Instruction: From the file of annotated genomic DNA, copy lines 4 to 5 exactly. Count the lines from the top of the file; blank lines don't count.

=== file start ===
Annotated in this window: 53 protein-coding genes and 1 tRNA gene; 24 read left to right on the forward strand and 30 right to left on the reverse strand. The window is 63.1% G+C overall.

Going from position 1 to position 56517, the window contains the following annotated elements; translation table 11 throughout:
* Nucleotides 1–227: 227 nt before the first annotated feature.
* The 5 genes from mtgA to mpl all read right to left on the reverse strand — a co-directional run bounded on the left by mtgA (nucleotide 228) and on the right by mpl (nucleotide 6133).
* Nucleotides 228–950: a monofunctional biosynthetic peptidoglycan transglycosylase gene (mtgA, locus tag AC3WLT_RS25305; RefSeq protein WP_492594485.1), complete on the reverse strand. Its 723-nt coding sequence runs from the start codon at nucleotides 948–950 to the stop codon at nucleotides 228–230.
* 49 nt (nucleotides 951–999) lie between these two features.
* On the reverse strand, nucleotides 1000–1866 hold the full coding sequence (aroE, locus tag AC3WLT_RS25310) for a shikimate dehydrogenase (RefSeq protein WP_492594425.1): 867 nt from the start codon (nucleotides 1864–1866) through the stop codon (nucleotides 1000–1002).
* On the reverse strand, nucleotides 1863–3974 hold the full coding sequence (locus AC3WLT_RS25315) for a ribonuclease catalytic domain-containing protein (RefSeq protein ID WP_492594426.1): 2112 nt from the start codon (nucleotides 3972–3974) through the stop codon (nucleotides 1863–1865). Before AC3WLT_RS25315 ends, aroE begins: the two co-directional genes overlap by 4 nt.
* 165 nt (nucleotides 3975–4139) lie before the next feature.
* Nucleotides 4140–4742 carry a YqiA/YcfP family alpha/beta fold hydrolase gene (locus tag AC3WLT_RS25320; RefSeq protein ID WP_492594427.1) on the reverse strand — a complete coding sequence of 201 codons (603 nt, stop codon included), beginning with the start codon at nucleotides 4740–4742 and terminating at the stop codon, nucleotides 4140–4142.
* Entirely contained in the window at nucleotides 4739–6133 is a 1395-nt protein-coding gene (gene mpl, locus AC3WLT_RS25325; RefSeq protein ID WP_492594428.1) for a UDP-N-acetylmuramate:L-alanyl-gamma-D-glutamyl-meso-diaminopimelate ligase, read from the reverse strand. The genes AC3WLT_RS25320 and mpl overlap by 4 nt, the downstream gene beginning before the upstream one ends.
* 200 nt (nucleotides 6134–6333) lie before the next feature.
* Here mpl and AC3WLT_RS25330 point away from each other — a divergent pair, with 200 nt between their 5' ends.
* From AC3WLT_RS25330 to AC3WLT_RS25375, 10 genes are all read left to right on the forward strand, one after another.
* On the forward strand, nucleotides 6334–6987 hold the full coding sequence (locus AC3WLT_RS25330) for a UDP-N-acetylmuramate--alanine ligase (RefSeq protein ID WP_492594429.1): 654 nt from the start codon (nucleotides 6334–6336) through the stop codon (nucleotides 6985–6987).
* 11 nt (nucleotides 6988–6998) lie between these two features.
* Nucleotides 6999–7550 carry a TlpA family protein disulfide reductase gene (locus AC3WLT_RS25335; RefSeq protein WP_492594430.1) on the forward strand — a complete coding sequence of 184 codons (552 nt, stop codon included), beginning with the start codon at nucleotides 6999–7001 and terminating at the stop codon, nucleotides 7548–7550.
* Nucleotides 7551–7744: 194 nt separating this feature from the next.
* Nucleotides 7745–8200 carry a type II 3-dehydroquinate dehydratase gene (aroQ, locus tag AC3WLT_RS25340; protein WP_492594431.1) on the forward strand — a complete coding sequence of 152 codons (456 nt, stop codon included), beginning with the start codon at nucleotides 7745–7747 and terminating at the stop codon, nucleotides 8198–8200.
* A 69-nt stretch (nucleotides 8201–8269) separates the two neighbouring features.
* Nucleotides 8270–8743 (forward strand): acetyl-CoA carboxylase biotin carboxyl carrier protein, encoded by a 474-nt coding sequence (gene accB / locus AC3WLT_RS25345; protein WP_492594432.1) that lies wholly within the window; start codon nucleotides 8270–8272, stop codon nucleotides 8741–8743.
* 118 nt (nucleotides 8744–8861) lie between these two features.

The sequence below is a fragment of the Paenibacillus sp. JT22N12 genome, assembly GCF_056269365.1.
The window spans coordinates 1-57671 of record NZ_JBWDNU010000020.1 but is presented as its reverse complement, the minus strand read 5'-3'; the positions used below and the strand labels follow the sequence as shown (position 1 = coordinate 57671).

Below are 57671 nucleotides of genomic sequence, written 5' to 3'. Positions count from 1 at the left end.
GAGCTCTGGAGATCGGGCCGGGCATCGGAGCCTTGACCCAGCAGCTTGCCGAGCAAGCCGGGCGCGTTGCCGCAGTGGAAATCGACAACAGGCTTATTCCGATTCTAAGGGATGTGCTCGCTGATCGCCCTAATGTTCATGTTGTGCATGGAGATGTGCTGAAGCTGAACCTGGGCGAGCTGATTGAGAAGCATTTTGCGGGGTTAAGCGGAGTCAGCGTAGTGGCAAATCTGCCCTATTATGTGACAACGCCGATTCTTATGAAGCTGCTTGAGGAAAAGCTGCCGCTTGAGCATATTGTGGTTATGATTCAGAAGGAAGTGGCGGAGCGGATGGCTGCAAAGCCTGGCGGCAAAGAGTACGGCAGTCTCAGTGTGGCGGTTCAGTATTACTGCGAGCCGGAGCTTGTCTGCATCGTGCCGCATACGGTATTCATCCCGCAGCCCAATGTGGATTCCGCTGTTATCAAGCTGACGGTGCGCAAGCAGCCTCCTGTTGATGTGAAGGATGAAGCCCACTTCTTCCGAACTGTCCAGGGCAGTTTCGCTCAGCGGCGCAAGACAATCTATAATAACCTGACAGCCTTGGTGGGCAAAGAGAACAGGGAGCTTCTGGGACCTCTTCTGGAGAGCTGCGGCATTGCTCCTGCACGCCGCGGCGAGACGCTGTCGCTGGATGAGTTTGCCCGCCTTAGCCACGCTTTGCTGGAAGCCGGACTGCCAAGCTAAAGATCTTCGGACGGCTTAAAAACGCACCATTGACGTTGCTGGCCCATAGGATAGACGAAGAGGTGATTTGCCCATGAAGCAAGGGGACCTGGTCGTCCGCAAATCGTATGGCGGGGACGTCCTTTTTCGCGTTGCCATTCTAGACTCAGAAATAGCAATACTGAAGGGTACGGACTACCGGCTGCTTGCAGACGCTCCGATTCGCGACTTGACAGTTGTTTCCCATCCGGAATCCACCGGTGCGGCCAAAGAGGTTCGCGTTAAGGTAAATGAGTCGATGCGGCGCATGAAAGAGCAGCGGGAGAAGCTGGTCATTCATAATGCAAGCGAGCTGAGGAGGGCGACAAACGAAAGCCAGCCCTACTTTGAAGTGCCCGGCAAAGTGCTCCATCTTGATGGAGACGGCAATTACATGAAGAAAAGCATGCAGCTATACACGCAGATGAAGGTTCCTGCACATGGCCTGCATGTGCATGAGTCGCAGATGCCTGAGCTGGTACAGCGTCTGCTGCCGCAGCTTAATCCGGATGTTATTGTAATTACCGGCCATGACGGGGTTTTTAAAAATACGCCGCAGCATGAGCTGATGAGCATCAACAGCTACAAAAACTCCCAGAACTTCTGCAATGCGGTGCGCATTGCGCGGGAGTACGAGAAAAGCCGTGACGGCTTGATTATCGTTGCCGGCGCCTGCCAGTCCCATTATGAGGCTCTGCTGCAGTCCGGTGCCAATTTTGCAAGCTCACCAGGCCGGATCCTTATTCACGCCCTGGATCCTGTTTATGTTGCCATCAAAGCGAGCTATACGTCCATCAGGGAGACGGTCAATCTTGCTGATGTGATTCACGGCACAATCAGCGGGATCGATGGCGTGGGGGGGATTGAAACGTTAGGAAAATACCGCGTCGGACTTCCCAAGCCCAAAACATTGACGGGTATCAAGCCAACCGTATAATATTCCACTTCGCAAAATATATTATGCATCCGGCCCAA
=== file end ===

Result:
* The 5 genes from mtgA to mpl all read right to left on the reverse strand — a co-directional run bounded on the left by mtgA (nucleotide 228) and on the right by mpl (nucleotide 6133).
* Nucleotides 228–950: a monofunctional biosynthetic peptidoglycan transglycosylase gene (mtgA, locus tag AC3WLT_RS25305; RefSeq protein WP_492594485.1), complete on the reverse strand. Its 723-nt coding sequence runs from the start codon at nucleotides 948–950 to the stop codon at nucleotides 228–230.